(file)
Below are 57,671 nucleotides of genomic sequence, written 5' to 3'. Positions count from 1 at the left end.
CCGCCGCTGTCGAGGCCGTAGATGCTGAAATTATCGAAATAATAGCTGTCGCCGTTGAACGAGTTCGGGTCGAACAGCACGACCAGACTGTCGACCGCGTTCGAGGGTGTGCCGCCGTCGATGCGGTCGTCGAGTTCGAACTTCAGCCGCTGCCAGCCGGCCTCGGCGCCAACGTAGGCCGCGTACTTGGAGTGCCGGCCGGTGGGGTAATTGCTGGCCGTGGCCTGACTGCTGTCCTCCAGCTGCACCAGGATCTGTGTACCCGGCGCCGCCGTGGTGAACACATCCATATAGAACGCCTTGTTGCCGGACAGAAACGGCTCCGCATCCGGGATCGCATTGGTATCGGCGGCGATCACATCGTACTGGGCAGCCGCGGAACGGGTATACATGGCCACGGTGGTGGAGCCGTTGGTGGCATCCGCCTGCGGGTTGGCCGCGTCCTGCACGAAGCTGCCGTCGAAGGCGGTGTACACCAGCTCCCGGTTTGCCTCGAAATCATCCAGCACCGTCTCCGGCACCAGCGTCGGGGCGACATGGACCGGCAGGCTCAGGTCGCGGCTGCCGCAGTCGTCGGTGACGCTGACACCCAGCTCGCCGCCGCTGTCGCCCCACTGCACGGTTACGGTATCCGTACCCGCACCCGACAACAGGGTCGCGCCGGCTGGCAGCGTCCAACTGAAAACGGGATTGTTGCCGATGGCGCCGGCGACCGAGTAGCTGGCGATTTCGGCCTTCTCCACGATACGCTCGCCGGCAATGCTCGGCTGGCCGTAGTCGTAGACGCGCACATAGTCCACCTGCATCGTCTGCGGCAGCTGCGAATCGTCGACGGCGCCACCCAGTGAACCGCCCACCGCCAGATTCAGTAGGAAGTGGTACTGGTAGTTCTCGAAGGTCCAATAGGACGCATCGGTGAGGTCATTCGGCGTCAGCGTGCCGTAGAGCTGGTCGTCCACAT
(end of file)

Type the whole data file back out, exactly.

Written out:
Below are 57,671 nucleotides of genomic sequence, written 5' to 3'. Positions count from 1 at the left end.
CCGCCGCTGTCGAGGCCGTAGATGCTGAAATTATCGAAATAATAGCTGTCGCCGTTGAACGAGTTCGGGTCGAACAGCACGACCAGACTGTCGACCGCGTTCGAGGGTGTGCCGCCGTCGATGCGGTCGTCGAGTTCGAACTTCAGCCGCTGCCAGCCGGCCTCGGCGCCAACGTAGGCCGCGTACTTGGAGTGCCGGCCGGTGGGGTAATTGCTGGCCGTGGCCTGACTGCTGTCCTCCAGCTGCACCAGGATCTGTGTACCCGGCGCCGCCGTGGTGAACACATCCATATAGAACGCCTTGTTGCCGGACAGAAACGGCTCCGCATCCGGGATCGCATTGGTATCGGCGGCGATCACATCGTACTGGGCAGCCGCGGAACGGGTATACATGGCCACGGTGGTGGAGCCGTTGGTGGCATCCGCCTGCGGGTTGGCCGCGTCCTGCACGAAGCTGCCGTCGAAGGCGGTGTACACCAGCTCCCGGTTTGCCTCGAAATCATCCAGCACCGTCTCCGGCACCAGCGTCGGGGCGACATGGACCGGCAGGCTCAGGTCGCGGCTGCCGCAGTCGTCGGTGACGCTGACACCCAGCTCGCCGCCGCTGTCGCCCCACTGCACGGTTACGGTATCCGTACCCGCACCCGACAACAGGGTCGCGCCGGCTGGCAGCGTCCAACTGAAAACGGGATTGTTGCCGATGGCGCCGGCGACCGAGTAGCTGGCGATTTCGGCCTTCTCCACGATACGCTCGCCGGCAATGCTCGGCTGGCCGTAGTCGTAGACGCGCACATAGTCCACCTGCATCGTCTGCGGCAGCTGCGAATCGTCGACGGCGCCACCCAGTGAACCGCCCACCGCCAGATTCAGTAGGAAGTGGTACTGGTAGTTCTCGAAGGTCCAATAGGACGCATCGGTGAGGTCATTCGGCGTCAGCGTGCCGTAGAGCTGGTCGTCCACAT